Ring of Fire is a meditation on the human experience that you will need to visit again and again. Gelmi’s words stare back at you unflinching in their emotional honesty daring you to turn the page and dig deeper. The dig is well worth the effort as the journey is enlightening and rewarding. Find a place of solitude when you visit the Ring of Fire.

Read Ring of Fire, set it down, reflect, then repeat. Then find the courage to take pen to paper, or if you wish, fingertip to key and generate some warmth of your own.

Book Review: "Ring of Fire"
By Kaishin Yen, The Epoch Times

Alessandra Gelmi is an intelligent writer; she is also a writer with heart. Her collection of poetry written from 1972 through 2008, Ring of Fire, is, in a sense, a chronicle of suffering and the many different forms it can take, sometimes a result of the innate brutality of life and sometimes of our own doing.

Gelmi writes as a Christian and a seeker of grace and says: If you want to share in God’s glory, you must share in God’s pain. Her collection of poetry speaks to the idea that “to reach the epicenter of His [God’s] heart, that core of peace, there is no shirking that exquisitely painful Ring of Fire.” And with the cast of characters that appear throughout the collection, we face the fire head on.

The collection begins with a stunning piece called “Recoil” filled with haunting imagery, sounds, and textures. It is a poem about inflicting pain upon an innocent and about regret:

"Alessandra corrals all the elements of good fiction....Her sublime imagination and style is finely tuned" -- Other Voices, Arts Council Literary Awards Recipient
I heard the first four measures of Pergolesi’s Stabat Mater
In my head
A soprano sang, accompanied by flutes

I loaded the rifle
the shells were from Czechoslovakia

There were two of them
side by side
A doe and a stag

I shoot with a gloved finger
perhaps out of deference
held the barrel of blued steel
pulled the trigger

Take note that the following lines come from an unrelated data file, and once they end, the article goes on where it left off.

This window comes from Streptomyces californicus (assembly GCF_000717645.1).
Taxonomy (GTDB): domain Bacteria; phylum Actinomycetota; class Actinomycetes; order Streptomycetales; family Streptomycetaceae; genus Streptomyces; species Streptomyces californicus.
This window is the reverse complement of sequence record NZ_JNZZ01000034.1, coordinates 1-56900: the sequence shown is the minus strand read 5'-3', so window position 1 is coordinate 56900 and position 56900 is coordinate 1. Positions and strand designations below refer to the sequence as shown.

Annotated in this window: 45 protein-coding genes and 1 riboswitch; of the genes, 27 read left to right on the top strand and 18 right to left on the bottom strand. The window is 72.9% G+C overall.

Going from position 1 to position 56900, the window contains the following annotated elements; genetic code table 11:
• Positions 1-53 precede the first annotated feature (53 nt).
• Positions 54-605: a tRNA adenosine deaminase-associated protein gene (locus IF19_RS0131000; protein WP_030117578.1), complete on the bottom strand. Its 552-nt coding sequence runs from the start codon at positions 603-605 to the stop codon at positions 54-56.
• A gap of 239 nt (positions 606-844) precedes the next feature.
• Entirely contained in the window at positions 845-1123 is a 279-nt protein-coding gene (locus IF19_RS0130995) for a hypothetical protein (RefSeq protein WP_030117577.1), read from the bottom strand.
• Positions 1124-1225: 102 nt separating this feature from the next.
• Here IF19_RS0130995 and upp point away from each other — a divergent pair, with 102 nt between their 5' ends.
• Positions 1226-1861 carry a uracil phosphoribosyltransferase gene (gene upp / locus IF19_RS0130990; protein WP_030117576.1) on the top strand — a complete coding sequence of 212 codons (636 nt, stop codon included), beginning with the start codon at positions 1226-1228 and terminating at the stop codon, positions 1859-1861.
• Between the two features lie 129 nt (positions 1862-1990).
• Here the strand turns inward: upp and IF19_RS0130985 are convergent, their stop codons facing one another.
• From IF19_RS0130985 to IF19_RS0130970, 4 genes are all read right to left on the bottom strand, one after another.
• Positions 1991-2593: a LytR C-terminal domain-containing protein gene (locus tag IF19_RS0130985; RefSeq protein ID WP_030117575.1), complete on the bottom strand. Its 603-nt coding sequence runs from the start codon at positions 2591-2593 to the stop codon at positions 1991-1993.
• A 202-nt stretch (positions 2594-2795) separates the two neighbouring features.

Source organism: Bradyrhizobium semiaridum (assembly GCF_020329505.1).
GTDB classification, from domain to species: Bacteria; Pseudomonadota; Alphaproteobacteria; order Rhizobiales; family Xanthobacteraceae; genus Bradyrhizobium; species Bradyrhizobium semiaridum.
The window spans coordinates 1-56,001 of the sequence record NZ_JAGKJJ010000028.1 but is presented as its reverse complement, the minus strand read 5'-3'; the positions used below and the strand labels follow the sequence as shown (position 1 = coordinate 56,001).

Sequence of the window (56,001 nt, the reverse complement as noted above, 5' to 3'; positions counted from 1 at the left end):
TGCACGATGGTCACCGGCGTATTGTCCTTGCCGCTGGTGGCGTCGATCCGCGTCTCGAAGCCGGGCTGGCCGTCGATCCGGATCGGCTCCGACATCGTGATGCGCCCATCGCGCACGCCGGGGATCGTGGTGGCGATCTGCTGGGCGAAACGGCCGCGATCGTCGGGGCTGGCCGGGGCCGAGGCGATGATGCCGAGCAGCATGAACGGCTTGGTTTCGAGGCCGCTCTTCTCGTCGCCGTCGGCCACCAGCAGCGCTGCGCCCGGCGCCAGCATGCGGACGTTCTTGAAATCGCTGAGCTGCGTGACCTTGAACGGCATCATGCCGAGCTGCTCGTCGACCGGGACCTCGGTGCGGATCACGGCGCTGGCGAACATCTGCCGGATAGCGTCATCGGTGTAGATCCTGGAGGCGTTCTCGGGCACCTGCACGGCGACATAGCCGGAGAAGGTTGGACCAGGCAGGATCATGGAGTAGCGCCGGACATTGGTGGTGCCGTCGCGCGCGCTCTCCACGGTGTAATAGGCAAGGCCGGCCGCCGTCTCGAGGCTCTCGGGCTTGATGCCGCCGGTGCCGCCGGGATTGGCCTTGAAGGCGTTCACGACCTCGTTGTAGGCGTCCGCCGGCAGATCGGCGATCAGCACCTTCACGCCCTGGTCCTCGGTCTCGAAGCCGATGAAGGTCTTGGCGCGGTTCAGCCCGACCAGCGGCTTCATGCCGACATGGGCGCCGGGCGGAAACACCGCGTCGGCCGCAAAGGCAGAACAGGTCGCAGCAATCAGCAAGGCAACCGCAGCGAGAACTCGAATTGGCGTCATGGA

and watched him fall
almost human in the brush

Stock-still she stood beside him
Ignorant of the violent habits of men
Focusing beyond me, as if upon an apparition
She did not blink
wide-eyed as a Madonna
Why hadn’t she run?

And so I watched with
an almost percussive remorse
the felled stag
flickering with life
All fur, save for a patch
worn off his thick neck
where she had rested her head
for so long,
following his movements, his lead
I realized then, flutes are too thin for sacred music
I realized she was blind

Look, I cannot look, his mottled frame,
his scarred legs
I glimpse his pulse, his wrists are thin,
Translucent, like silk scarves

To tell you the truth,
I never wanted this,
this! are you following me?

Her compassion is not, of course, limited to animals. With human beings, however, there does seem to be a tacit acknowledgment of the part we can play in some of our sorrows In “Love Poem,” she deftly captures the desperation of a young girl clinging to the waning affections of an older man, painting an ambience and an emotion in just a few words:

I blew you kisses through cheese cloth
You looked at me as if I were your cousin
You can’t leave now, I said
Who raised you wolves?
Trying to snag you with red scarves,
Trying to keep you alert
my spine curving like candy amid the ruin

Although she mostly writes in free verse and sometimes exhibits an easy, jazzy style, the poetry in this collection tends to reflect Gelmi’s classical training and educational pedigree. According to her biography, she holds a bachelor’s degree in English from Barnard College, Columbia University and both a master’s degree and a fellowship from Boston University where she taught under the aegis of three Nobel laureates.

As a former member of The White House Correspondent’s Association and a writer for magazines and national daily newspapers, she is equally at home with local vignettes and poetry involving genocide and larger global events.

Campesinos, for example, reads like a dirge to lives lost in El Salvador. Her first book was Who’s Afraid of Red, a novel in three parts revolving around the tragic events that occurred in Rwanda in 1994.

James Dickey, the distinguished American poet, once called Gelmi’s writing “powerful.” I would agree. Gelmi’s power lies in her willingness to look pain, loss, and folly in the eye and not blink. She sees it all, she accepts, and so do we. And therein lies a certain peace.

Selected Works

"An eye-opening account of the Rwandan genocide"
Hachette Filipacchi

"Her facility with words astonishes"
World Magazine

"A penetrating, intelligent voice for the age. Gelmi fearlessly tackles the vagaries of male-female courtship"
Vision Magazine

Norman Mailer

"A Provocative Reading Experience. A slim but pithy read. A page a day would be an education for most."
–P. Cajati of The Womens' National Book Association

"Alessandra has written a very thought-provoking and philosophical read."
Kristie Ingerto, Readers' Favorite
Book Awards 2014

“Very Interesting”
–Leon Wieseltier, The New Republic

"Perfect Images"
The Partisan Review

–Écrits des Forges

"Very impressive"
–Robert Richman,
Poetry Editor,
The New Criterion

"Alessandra Gelmi has an incredible talent for voice, irony and image"
Gail Wickman, Readers' Favorite Book Awards 2014